Democratic Competences: Values

My first step in determining my level of democratic competence was to find a definition of this term that makes sense to me. I added my few cents to the European Council‘s original description, because I think that democracy also provides or should provide benefits. The EU Council doesn’t talk about benefits, only challenges and demands, probably assuming that benefits are apparent and that everybody has the competences to seize the benefits of living in a democracy. I have some doubts here, hence the update.

The first type of competence to be considered are: VALUES “Values are general beliefs that individuals hold about the desirable goals that should be striven for in life.” (EU Council) Hm, not sure about the “shoulding”, but values certainly “motivate action and also serve as guiding principles for deciding how to act.” And “…they have a normative prescriptive quality about what ought to be done or thought across many different situations.” According to the Cambridge dictionary, value is the importance or worth of something for someone, which is typically determined by how useful or important something is to a person. Both combined it seems that in a democracy, certain things should have importance or worth for citizens and the goverment, because these things are beneficial or essential for oneself, others, or society as a “compound”. In other words, a citizen in a democracy should be willing and able to assign worth and importance to these “desirable goals”.

According to the EU Council, specific values are essential for participation in a democratic culture because without those particular values, all the other competences like attitudes, skill, knowledge and critical understanding are mere general political competences, which could be applied in different political systems (like tyranny) just as well. The U.S. just experienced first hand, how political competence, lacking democratic value, can rock the foundations of a democray. For participating in a culture of democracy, the EU Council suggests the following values to be of crucial importance, meaning, I need to value these if I want to claim democratic competence for myself:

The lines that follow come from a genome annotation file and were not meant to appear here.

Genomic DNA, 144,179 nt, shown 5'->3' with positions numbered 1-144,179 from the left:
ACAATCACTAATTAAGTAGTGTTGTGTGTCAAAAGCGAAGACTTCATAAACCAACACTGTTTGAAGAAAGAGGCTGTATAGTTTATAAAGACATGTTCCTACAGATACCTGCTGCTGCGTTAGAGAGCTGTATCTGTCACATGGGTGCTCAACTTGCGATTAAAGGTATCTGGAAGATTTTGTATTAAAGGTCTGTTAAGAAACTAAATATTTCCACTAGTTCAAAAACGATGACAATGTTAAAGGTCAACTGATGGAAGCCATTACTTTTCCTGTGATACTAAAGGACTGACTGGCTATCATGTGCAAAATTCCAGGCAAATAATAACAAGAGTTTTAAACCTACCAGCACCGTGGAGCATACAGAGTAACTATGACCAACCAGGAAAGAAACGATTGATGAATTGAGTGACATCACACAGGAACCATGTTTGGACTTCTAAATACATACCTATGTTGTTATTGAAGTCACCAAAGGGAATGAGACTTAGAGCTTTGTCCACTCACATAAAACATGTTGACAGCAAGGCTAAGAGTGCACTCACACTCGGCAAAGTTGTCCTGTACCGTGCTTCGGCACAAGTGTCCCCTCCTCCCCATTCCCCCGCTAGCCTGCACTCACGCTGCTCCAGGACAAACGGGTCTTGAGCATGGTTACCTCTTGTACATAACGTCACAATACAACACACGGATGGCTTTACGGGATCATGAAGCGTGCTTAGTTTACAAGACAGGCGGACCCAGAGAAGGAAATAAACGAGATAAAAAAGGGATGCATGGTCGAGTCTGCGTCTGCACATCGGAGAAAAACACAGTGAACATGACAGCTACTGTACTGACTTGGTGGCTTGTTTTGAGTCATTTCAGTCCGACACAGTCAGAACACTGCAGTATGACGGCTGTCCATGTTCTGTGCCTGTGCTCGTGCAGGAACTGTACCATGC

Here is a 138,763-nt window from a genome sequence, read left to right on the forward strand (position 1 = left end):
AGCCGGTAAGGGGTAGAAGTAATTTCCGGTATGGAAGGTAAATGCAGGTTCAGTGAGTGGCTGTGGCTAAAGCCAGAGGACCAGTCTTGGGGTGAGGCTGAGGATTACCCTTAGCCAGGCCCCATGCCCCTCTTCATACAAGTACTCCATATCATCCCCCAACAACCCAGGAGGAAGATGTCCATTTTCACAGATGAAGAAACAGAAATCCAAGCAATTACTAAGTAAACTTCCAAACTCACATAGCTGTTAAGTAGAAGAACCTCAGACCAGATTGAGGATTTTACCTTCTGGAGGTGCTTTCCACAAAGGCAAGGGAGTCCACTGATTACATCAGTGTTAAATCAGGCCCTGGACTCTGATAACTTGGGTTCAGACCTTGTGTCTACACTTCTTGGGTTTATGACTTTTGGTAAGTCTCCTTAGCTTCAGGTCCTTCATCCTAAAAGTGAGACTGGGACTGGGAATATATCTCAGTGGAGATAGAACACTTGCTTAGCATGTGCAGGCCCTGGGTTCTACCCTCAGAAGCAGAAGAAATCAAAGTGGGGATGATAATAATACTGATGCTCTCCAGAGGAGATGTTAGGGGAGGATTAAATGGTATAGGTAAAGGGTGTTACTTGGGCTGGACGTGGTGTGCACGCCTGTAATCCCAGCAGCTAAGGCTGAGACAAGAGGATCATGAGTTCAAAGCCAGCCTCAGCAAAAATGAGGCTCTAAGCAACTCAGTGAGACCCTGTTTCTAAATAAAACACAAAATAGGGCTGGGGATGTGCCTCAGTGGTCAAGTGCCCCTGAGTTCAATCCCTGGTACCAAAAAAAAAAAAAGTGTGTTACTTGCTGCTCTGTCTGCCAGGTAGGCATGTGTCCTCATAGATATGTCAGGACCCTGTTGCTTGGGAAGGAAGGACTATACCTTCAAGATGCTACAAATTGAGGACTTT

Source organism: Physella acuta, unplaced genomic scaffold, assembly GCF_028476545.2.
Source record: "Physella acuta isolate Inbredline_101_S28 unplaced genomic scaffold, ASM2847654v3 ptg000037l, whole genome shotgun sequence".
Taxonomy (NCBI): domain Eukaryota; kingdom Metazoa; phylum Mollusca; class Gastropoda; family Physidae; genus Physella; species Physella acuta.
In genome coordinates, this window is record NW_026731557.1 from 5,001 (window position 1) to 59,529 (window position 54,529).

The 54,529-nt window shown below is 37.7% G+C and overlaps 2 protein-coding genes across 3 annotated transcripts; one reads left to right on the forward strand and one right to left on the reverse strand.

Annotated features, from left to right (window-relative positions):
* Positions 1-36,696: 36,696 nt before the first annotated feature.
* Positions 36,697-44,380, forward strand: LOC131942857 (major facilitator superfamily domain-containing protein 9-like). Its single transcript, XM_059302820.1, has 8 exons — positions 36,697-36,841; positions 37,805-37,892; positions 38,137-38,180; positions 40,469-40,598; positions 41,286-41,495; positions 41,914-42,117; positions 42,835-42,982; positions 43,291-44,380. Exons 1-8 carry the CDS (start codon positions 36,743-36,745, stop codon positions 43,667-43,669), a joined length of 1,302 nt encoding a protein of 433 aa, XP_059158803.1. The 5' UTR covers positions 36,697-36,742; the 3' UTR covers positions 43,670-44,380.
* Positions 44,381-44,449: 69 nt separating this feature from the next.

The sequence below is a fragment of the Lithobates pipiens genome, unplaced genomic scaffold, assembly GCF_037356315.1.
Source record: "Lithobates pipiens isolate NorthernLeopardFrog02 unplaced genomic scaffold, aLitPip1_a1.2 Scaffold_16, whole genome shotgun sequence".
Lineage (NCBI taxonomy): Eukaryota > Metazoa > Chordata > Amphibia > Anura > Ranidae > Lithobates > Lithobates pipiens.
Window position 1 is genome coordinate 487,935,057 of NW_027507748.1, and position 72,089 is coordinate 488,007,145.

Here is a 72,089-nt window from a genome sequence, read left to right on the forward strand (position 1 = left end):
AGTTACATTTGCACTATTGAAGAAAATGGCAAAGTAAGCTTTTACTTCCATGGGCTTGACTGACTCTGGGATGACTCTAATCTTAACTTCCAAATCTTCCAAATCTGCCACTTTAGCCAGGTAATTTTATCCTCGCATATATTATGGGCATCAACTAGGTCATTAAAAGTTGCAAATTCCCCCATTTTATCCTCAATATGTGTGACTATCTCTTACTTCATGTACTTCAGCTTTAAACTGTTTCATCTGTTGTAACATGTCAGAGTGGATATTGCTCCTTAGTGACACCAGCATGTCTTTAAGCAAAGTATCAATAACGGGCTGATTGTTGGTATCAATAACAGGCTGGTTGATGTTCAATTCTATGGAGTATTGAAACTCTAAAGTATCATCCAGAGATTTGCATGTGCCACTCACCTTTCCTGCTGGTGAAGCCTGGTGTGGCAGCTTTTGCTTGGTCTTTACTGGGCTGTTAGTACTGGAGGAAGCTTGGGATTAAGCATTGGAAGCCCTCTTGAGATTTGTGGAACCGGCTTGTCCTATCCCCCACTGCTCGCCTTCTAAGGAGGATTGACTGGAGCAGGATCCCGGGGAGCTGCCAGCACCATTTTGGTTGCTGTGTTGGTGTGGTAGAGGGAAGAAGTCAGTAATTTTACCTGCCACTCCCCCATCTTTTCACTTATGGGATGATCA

• Human dignity and Human rights
  • Cultural diversity
  • Democracy
  • Justice
  • Fairness
  • Equality
  • The rule of law
  • Sustainability (not in the EU Council’s list, but I think it should be)

This feels like a lot. Even without looking at the details, it appears to me that it’s “complicated” or “demanding” to be a democrat unless we are lucky and most of these things come naturally to humans?

To assess where I stand with my competence concerning democratic values, I have decided, for starters, to create a TABLE. In it, I mark for each value whether it has played out in my life as a Challenge or a Benefit, or both. The column ‘Challenge’ refers to situations where my right has been challenged, or I am struggling to uphold this value for some reason, or I have difficulties to make use of this right’s opportunities and benefits for myself. I have also noted, which of these rights haven’t been an issue in my personal life, like, I have never participated in a law case, and I was never tortured. This can be a result from living in a democracy or it can mean that my life just hasn’t included any situations where this right had to be invoked.

In my next posts, I intend to take a closer look at my competence regarding some of these issues (not attempting an indepth psychological analysis of the matter, though). I’ll sort all my musings under the category “Demoratic Values” and they will be linked in the TABLE, once published.

Table for the Assessment of Democratic Values
as personal Challenges and/or Benefits

Human Rights and
Democratic Values
Experienced as a CHALLENGE
 in my life
Experienced as a BENEFIT
 in my life
No incidents / no experience with this
 in my life
Article 1 (Freedom, equality, solidarity)XX
Article 2 (Prohibition of discrimination)XX
Article 3 (right to life and liberty)X
Article 4 (Prohibition of slavery and slave trade)XX
Article 5 (Prohibition of torture)XX
Article 6 (Recognition as a legal person)X
Article 7 (Equality before the law)X
Article 8 (Right to legal protection)X
Article 9 (Protection against arrest and expulsion)X
Article 10 (Right to a fair trial)XX
Article 11 (Presumption of innocence)X
Article 12 (Sphere of freedom of the individual)X
Article 13 (Freedom of movement and emigration)X
Article 14 (Right to Asylum)X
Article 15 (right to nationality)X
Article 16 (Marriage, Family)X
Article 17 (Right to property)XX
Article 18 (Freedom of thought, conscience, religion)XX
Article 19 (Freedom of expression and information)XX
Article 20 (Freedom of assembly and association)X
Article 21 (Universal and equal suffrage)XX
Article 22 (Right to social security)XX
Article 23 (Right to work, equal pay)X
Article 24 (Right to rest and leisure)XX
Article 25 (Right to Welfare)XX
Article 26 (Right to education)XX
Article 27 (Freedom of Cultural Life)XX
Article 28 (Social and international order)XNot sure
Article 29 (Fundamental Obligations)X
Article 30 (Rule of Interpretation)XX
 
Human dignityXX
Cultural diversityXX
DemocracyXX
JusticeXX
FairnessXX
EqualityX
The rule of lawX
SustainabilityX

NOTE: If you would like to explore your own standing regarding these values, below is an empty table for download. If you like, please share what you found, I am curious to learn about your experiences.

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